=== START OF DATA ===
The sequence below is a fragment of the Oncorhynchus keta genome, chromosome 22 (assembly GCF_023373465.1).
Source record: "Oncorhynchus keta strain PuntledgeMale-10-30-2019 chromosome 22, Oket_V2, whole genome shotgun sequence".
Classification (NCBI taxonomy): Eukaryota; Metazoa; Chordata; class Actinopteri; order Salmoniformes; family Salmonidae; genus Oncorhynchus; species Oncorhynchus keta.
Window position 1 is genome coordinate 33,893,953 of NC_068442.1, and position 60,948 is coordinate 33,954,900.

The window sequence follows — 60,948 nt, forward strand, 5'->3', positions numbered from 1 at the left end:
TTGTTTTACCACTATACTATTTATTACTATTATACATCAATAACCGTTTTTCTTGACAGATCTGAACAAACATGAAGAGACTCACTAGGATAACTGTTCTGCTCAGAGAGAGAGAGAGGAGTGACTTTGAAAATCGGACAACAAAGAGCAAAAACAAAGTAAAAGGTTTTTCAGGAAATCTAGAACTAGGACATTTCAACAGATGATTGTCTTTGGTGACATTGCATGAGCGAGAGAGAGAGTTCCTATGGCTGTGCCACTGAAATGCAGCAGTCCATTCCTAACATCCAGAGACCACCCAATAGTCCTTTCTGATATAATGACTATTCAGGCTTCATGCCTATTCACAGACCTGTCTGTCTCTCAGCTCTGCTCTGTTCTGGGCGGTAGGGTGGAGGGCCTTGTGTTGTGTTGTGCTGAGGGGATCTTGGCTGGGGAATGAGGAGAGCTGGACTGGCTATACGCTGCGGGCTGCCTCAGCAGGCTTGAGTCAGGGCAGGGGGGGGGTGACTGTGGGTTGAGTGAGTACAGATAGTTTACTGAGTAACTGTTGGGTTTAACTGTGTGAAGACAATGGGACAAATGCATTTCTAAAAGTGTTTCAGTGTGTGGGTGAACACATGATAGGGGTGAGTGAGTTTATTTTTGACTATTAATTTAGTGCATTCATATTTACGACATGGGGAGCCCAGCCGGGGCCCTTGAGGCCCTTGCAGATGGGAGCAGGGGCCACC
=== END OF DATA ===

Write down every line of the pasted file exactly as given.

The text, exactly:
The sequence below is a fragment of the Oncorhynchus keta genome, chromosome 22 (assembly GCF_023373465.1).
Source record: "Oncorhynchus keta strain PuntledgeMale-10-30-2019 chromosome 22, Oket_V2, whole genome shotgun sequence".
Classification (NCBI taxonomy): Eukaryota; Metazoa; Chordata; class Actinopteri; order Salmoniformes; family Salmonidae; genus Oncorhynchus; species Oncorhynchus keta.
Window position 1 is genome coordinate 33,893,953 of NC_068442.1, and position 60,948 is coordinate 33,954,900.

The window sequence follows — 60,948 nt, forward strand, 5'->3', positions numbered from 1 at the left end:
TTGTTTTACCACTATACTATTTATTACTATTATACATCAATAACCGTTTTTCTTGACAGATCTGAACAAACATGAAGAGACTCACTAGGATAACTGTTCTGCTCAGAGAGAGAGAGAGGAGTGACTTTGAAAATCGGACAACAAAGAGCAAAAACAAAGTAAAAGGTTTTTCAGGAAATCTAGAACTAGGACATTTCAACAGATGATTGTCTTTGGTGACATTGCATGAGCGAGAGAGAGAGTTCCTATGGCTGTGCCACTGAAATGCAGCAGTCCATTCCTAACATCCAGAGACCACCCAATAGTCCTTTCTGATATAATGACTATTCAGGCTTCATGCCTATTCACAGACCTGTCTGTCTCTCAGCTCTGCTCTGTTCTGGGCGGTAGGGTGGAGGGCCTTGTGTTGTGTTGTGCTGAGGGGATCTTGGCTGGGGAATGAGGAGAGCTGGACTGGCTATACGCTGCGGGCTGCCTCAGCAGGCTTGAGTCAGGGCAGGGGGGGGGTGACTGTGGGTTGAGTGAGTACAGATAGTTTACTGAGTAACTGTTGGGTTTAACTGTGTGAAGACAATGGGACAAATGCATTTCTAAAAGTGTTTCAGTGTGTGGGTGAACACATGATAGGGGTGAGTGAGTTTATTTTTGACTATTAATTTAGTGCATTCATATTTACGACATGGGGAGCCCAGCCGGGGCCCTTGAGGCCCTTGCAGATGGGAGCAGGGGCCACC